Abnormal molecule

Protein S

Co-factor of Protein C, produced in megakarocytes and endothelium

Vitamin K dependent – activity reduced more than antigenic level

60% bound to C4B-binding protein (inactive)

Protein S Assays

Total Protein S Antigen

Free Protein S Antigen – used at UW

Protein S Activity

Protein S deficiency

High C4B-binding protein – common

normal total, low free, low activity

Abn gene – low PS production – 1:2000

low total, low free, low activity

Abn gene – abnormal molecule – rare

normal total, ?free, low activity

Protein C/Protein S Clinical

Increased risk of venous thrombosis

First episode – 20s to 40s, associated with pregnancy, trauma, surgery

Warfarin associated skin necrosis

occurs 24 – 48 hrs after starting warfarin

Neonatal purpura fulminans

homozygous PC or PS deficiency – rare

Protein C and Protein S on Warfarin

Protein C and Protein S activity decrease along with Factors II, VII, IX and X

Protein C antigen falls to less than 50%

Protein S antigen falls to about 80%

Difficult to diagnose hereditary deficiency on warfarin

Protein C Deficiency – Case Study

APC Resistance – Mutant Factor V

Activated Protein C (APC) destroys factor Va by cleaving it at arginine 506

Some patients have a mutated factor V with a glutamine at position 506, this prevents APC from cleaving factor Va and destroying it

Defect is termed Factor V Leiden or APC resistance

Increased risk of venous thrombosis

Assay for Factor V Leiden

APC Resistance Assay

Determine aPTT in plasma before and after addition of Activated Protein C

Dilute sample in Factor V deficient plasma

Interpretation of ratio (PTTapc/PTT)

>2.1                         normal

1.5-1.8     heterozygous abn Factor V

<1.3                         homozygous abn Factor V

Probability of Factor V Abnormality

European/Hispanic Americans

3-5% of healthy subjects

20% of patients with venous thrombosis

30-50% of patients with venous thrombophilia

African Americans <1%

Asian Americans <1%

Summary of Protein C System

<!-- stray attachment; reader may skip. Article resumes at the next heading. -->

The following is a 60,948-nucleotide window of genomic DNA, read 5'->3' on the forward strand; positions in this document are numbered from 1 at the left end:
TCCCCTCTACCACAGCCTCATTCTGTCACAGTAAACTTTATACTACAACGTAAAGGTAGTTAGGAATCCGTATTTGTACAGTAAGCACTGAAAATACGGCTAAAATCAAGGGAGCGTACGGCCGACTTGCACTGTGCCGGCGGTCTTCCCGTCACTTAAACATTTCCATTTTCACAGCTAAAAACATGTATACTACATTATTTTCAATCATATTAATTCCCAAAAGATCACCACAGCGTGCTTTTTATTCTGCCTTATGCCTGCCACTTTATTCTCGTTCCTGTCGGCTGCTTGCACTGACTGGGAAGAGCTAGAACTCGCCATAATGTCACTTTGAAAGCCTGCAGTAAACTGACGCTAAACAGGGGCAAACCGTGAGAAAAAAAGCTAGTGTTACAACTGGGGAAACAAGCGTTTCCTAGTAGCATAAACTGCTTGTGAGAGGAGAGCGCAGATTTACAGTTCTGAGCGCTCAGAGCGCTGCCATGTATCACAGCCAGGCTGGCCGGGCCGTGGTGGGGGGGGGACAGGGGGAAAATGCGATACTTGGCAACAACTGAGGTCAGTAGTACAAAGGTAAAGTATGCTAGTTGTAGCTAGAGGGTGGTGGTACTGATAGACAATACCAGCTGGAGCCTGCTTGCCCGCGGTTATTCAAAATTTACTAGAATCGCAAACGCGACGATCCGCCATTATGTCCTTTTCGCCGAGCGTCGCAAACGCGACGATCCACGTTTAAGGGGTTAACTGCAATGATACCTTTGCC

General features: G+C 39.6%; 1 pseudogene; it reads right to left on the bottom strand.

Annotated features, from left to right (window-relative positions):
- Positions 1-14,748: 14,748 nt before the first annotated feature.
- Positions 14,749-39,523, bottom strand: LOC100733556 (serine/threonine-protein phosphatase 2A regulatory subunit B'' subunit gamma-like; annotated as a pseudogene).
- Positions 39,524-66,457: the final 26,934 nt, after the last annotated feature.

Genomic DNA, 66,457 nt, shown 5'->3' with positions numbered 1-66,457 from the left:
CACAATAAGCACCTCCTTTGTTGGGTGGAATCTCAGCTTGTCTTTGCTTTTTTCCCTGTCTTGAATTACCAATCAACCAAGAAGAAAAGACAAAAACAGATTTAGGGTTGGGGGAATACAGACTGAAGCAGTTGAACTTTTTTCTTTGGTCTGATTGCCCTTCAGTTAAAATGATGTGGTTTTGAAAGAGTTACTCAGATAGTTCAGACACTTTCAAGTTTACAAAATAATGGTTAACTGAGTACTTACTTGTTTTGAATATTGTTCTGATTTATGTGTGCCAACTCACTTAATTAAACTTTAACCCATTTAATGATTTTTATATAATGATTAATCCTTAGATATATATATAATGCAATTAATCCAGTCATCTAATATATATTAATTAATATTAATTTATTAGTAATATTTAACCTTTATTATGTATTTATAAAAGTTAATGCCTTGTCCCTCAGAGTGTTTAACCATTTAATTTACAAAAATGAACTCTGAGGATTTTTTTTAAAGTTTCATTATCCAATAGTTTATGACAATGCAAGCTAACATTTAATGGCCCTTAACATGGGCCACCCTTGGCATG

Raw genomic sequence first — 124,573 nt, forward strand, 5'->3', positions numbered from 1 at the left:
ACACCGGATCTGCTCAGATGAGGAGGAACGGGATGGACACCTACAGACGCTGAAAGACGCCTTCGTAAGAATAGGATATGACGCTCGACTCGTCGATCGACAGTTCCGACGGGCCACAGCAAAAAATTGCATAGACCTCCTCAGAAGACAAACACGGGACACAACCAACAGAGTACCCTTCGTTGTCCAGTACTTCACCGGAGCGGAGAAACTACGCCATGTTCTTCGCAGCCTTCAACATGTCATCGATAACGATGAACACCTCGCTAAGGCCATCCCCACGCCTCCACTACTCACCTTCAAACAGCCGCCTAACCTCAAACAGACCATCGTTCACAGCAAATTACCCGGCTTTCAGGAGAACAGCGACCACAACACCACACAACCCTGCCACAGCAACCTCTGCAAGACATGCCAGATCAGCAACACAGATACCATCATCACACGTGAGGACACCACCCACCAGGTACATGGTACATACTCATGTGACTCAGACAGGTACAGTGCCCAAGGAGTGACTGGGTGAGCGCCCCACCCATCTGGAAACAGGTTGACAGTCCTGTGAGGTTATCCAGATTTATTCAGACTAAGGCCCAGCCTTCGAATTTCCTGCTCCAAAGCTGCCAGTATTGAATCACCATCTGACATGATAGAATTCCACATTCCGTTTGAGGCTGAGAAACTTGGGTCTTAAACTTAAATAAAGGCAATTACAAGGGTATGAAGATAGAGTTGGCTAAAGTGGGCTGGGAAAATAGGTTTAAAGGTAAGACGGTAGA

Protein C deficiency

decreased production

abnormal protein

Protein S deficiency

low free PS due to high C4B-binding protein

decreased production

abnormal protein

Factor V Leiden/APC Resistance


Coagulation Regulation – Mild Risk Factors

Prothrombin gene

Mutation of guanine to adenine at position 20210 in the 3’ untranslated region of prothrombin gene

Results in elevated levels of prothrombin in blood

Primarily leads to increased risk of venous thrombosis

Elevated Factor VIII

Other Coagulation Factors

Homocysteine Metabolism


Hyperhomocystinuria – homozygous CBS deficiency – severe atherosclerosis

Hyperhomocysteinemia – modest elevation of homocysteine in plasma

Endothelial injury

Increased arterial thrombosis – OR 2

Increased venous thrombosis – ?? – not recommended

Venous Thrombosis Risk Model

Venous Thrombosis Risk Model

Multiple Hit Hypothesis

Development of venous thrombosis requires multiple risk factors or a strong stimulus

Hip surgery

Antithrombin deficiency + plane ride

Prothrombin mutation + oral contraceptives

Combined Genetic Defects

Cerebral Venous Thrombosis and Oral Contraceptives

Risk of First Venous Thrombosis

Healthy subjects, no defects     0.05%/yr  age 60

Homocysteinemia                                    0.05%/yr (no change)

AT, PC, PS deficiency                             1.0%/yr    age 29

Increased FVIII, Pro, FVL                        0.2%/yr    age 40

Combined defects                                     2.5%/yr


Risk of bleeding on warfarin     2.0%/yr

Risk of Recurrent Venous Thrombosis

All patients                                              2.6%/yr

No Defects                                               1.3%/yr

Men vs women                                                         2.7x ­

Oral contraceptive use                                             2.2x ­

AT, PC, PS deficiency                                             4.0x ­

FVL, Prothrombin, FVIII                                         2.0x ­

Hyperhomocysteinemia                                           No change

Cancer, elderly                                                         ­ 


Bleeding on warfarin                                2.0%/yr

Incidence of Coagulation Abnormalities

Protein C and Thrombosis

Thrombosis in Children

On average children have fewer spontaneous thromboses than adults

Children and young adults may require 3 or 4 risk factors before thrombosis occurs:

Central Venous Catheters

Disease (cancer, heart disease, infection etc)

Hereditary deficiencies

Hereditary Risk Factors in Children

Venous Thrombosis Pediatric Risk Model